New study reveals that pro athletes learn faster than university students
Dan LeRoy | Fulcrum Staff
Photo by Justin Labelle
The stereotype of the dumb jock has consistently been perpetuated by mainstream media. Some people can’t help but wonder, “All these people do is skate around a rink or kick a ball, so how smart can they really be?”
According to a recent study by Jocelyn Faubert of the University of Montreal, professional athletes actually learn more quickly than the average student population. The study showed that professional athletes get to where they are not by being big, athletic powerhouses, but by possessing high biological motion perception—or, the ability to track multiple fast-moving objects simultaneously. Think Wayne Gretzky or Sidney Crosby: they are not necessarily the biggest players, but their ability to anticipate the play and know where the puck is going sets them apart from the rest.
“Biological motion perception involves the visual systems’ capacity to recognize complex human movements when they are presented as a pattern of a few moving dots,” Faubert states in his study.
In his research, Faubert happened upon a trend which indicated that athletes tended to be quicker and become adjusted to new patterns at a faster rate than the average individual. This led Faubert to conduct a study with CogniSens Athletics, a lab which has access to professional athletes in the National Collegiate Athletic Association, the National Hockey League (NHL), and Major League Soccer. Faubert’s study found, with almost no ambiguity, that athletes do learn more quickly than the average university student.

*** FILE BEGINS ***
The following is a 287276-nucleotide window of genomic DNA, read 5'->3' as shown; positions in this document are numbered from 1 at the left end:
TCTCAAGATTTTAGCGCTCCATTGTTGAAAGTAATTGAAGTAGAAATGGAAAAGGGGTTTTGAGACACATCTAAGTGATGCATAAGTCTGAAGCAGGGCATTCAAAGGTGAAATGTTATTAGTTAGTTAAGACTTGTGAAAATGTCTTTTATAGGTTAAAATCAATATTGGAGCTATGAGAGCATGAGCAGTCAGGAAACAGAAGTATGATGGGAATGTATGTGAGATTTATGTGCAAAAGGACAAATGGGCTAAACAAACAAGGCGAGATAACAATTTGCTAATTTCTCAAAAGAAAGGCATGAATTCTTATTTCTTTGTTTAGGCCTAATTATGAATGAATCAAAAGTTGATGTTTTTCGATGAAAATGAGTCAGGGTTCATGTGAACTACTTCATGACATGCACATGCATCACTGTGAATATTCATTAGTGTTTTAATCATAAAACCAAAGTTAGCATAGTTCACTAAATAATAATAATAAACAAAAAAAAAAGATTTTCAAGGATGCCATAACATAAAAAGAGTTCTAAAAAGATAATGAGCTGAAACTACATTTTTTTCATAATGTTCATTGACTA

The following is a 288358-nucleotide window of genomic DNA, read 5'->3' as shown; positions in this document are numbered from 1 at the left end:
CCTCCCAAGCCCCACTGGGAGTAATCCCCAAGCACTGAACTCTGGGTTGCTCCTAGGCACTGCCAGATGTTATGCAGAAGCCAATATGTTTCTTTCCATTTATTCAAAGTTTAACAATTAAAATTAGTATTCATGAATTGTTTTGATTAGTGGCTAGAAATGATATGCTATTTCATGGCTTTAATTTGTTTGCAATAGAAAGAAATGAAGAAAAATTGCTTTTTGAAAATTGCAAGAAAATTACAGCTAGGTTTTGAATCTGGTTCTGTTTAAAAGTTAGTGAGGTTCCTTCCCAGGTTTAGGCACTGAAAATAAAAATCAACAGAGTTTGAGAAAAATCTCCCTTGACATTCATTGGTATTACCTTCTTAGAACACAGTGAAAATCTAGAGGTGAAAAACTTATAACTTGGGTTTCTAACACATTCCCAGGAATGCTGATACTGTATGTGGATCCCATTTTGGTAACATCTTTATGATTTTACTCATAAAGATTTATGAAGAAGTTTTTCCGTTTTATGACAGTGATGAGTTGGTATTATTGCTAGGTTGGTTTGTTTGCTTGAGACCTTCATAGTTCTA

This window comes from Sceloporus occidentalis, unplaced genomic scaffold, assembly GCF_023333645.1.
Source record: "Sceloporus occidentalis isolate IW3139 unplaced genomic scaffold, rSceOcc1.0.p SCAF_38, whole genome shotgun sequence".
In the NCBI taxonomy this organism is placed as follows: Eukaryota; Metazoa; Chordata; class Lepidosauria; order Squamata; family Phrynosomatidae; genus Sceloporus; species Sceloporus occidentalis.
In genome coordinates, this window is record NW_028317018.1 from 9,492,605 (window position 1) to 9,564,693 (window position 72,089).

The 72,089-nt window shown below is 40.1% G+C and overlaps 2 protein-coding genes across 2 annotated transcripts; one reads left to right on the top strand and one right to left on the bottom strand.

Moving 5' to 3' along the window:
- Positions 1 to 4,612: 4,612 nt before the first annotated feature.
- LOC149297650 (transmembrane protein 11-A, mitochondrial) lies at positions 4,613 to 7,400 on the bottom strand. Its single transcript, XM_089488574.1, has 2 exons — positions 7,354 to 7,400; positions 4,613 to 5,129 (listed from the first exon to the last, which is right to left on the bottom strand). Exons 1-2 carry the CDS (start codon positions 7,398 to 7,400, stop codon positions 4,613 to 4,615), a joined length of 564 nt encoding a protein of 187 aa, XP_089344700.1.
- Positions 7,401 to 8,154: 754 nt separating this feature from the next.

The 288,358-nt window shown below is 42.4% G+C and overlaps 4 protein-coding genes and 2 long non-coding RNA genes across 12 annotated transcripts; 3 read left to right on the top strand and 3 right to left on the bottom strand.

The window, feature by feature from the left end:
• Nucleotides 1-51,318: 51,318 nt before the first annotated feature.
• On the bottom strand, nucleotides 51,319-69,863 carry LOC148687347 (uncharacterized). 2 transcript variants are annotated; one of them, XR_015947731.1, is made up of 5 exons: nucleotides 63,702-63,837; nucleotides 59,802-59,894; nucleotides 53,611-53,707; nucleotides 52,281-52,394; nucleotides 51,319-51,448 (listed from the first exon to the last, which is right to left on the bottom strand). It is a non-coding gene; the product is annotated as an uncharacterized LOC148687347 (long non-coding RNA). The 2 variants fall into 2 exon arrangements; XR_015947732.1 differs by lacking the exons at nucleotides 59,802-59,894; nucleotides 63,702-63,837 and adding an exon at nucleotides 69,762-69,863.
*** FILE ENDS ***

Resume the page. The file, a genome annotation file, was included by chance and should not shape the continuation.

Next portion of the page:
This doesn’t mean that athletes are smarter than students in every way—to be smart can mean many things. Einstein was a brilliant physicist, but might not have been a 50-goal-a-year scorer in the NHL had he laced up his skates. Some intelligence relies on quick, instantaneous learning and hyper-focus, while other intelligence requires long-term concentration and rational induction. An NHL player, though, will generally be able to focus intently for the five to eight seconds necessary to make that outstanding play nobody else could have seen.
Félix Morin, a master’s of science student at the University of Ottawa and a member of four intramural hockey leagues, said being an athlete has a postive impact on his school work.
“Although [sports] takes time away from school work, I think it has a positive effect. If being happy makes me more efficient at school and if doing sports makes me happy, then exercise is clearly positive,” said Morin.
As to whether being a strong athlete on the ice makes a person a faster learner, Morin was skeptical.
“I don’t know if I am a fast learner or not,” he said, laughing. “I think I am quicker in some fields, but not as much in others.”
Faubert’s study highlighted that “professional athletes as a group have extraordinary skills for rapidly learning unpredictable, complex dynamic visual scenes that are void of any specific context.” It also found that athletes tend to learn quicker than the average student in kinetic intelligence, as well as in classroom-like settings where the athletes process random information.
Now this is no reason for us non-athletic university students to despair. Crosby or Alex Ovechkin would probably prove quite unable to carry out scientific experiments or lead a political debate in the same way many U of O students can. However, if they faced off against us in a test of processing multiple events in a small period of time, these two guys would most likely put us all to shame.